These beautiful flowers grow well in the same conditions that most garden vegetables prefer, which is average, well-drained soil that is slightly acidic (a pH of 6.0 to 6.5). Good drainage is essential. Use a fertilizer that is lower in nitrogen, such as 5-10-5, to encourage flower production rather than excessive leaf growth.
Plant the corms outside as early as a month before the last spring frost in your area, or at two week intervals from then until late June in order to produce a succession of bloom.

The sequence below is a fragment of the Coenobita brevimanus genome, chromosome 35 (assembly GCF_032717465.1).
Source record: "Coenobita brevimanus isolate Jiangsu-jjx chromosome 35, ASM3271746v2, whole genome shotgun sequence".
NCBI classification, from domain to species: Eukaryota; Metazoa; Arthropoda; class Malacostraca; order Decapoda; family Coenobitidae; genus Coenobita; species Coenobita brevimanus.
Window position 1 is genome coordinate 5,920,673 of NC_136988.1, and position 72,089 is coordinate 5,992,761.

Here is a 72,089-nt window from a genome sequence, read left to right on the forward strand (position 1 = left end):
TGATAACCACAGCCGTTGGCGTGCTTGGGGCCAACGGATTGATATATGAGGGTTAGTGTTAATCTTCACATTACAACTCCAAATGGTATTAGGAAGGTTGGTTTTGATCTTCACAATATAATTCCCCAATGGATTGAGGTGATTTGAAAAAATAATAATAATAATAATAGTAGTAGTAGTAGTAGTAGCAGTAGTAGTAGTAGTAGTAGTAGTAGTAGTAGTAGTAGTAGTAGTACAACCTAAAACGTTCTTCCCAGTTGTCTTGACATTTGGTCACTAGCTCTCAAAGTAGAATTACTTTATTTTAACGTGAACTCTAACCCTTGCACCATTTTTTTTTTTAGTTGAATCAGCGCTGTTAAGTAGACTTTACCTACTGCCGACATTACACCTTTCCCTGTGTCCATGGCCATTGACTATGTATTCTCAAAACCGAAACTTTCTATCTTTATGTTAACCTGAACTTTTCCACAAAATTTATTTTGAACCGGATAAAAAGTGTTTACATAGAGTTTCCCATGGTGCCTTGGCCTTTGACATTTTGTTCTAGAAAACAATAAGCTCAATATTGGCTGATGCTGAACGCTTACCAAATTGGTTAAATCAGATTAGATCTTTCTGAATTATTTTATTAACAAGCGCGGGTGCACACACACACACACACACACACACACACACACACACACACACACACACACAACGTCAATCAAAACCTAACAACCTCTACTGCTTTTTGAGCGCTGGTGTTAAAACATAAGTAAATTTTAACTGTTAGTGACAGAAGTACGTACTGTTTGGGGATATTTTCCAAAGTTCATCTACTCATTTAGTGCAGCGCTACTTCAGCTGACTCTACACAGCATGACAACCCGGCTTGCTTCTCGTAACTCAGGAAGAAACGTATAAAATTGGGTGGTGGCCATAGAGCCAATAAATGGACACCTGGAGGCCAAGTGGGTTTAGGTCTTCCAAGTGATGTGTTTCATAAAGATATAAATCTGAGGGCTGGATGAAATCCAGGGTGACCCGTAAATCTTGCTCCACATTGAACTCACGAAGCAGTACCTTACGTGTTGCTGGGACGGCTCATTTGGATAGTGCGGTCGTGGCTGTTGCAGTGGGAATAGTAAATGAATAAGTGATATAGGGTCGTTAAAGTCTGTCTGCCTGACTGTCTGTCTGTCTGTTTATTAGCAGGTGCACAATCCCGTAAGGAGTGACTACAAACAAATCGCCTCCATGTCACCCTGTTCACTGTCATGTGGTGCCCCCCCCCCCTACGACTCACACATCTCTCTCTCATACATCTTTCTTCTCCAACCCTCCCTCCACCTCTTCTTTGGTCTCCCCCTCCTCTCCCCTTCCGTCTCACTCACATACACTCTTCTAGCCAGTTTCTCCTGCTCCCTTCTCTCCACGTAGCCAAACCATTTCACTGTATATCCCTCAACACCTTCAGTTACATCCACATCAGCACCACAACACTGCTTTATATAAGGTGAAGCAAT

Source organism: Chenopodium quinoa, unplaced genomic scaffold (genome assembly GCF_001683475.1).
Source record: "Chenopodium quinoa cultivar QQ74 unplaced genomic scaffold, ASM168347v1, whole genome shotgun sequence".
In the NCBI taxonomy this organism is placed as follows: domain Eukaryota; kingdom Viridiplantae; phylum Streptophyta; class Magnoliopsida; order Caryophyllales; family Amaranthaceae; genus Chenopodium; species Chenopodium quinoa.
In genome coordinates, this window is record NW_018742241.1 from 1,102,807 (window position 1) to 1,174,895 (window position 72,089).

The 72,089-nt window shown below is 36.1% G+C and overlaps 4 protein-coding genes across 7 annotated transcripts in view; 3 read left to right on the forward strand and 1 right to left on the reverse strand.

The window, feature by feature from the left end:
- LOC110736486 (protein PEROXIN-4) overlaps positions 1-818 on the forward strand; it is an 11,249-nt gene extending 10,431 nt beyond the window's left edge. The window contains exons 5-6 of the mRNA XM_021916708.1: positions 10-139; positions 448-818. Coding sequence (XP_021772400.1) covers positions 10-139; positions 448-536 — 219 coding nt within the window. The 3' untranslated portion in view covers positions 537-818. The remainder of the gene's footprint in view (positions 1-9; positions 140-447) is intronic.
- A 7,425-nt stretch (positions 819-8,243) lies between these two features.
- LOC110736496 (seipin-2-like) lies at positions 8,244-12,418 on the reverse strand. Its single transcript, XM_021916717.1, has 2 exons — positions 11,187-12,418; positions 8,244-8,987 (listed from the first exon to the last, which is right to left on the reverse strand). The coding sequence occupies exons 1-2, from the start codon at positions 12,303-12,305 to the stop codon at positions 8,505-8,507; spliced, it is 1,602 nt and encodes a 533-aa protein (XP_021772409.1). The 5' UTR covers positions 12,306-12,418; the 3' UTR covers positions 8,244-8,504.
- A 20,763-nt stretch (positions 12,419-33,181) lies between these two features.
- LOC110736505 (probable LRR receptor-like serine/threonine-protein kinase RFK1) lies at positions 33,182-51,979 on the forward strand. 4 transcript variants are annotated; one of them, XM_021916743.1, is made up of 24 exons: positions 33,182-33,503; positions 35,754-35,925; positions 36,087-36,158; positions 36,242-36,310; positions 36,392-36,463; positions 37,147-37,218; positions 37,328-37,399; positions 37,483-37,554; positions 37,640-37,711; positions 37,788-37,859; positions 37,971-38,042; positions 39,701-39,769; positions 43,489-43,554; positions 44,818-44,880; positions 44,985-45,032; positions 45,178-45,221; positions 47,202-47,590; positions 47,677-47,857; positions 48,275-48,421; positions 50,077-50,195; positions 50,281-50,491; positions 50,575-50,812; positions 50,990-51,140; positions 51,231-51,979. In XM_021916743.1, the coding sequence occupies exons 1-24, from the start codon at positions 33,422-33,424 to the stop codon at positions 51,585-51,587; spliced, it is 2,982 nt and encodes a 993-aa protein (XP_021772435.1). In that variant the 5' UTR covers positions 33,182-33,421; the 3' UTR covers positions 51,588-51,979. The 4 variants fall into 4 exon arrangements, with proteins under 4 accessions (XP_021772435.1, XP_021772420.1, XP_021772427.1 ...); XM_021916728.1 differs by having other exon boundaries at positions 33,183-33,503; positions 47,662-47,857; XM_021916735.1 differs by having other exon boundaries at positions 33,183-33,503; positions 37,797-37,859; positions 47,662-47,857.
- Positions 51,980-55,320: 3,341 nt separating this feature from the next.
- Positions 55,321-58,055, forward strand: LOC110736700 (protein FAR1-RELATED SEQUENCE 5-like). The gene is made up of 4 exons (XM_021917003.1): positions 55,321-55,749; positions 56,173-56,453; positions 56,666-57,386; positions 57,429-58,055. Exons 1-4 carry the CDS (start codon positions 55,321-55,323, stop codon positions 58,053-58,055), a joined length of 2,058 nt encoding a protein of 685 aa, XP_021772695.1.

Gladiolus require water throughout the season, so if there is not sufficient rainfall, water them deeply once a week (provide 1in of water).
To save the corms for the following year, dig them up before the first frost date, wash soil off, and cut the stems to within ½" of the corm. Dry the corms for 2–3 weeks in a warm, airy place. Store in mesh bags (or old nylon stockings) at 35-45°F in a well-ventilated area until time to replant.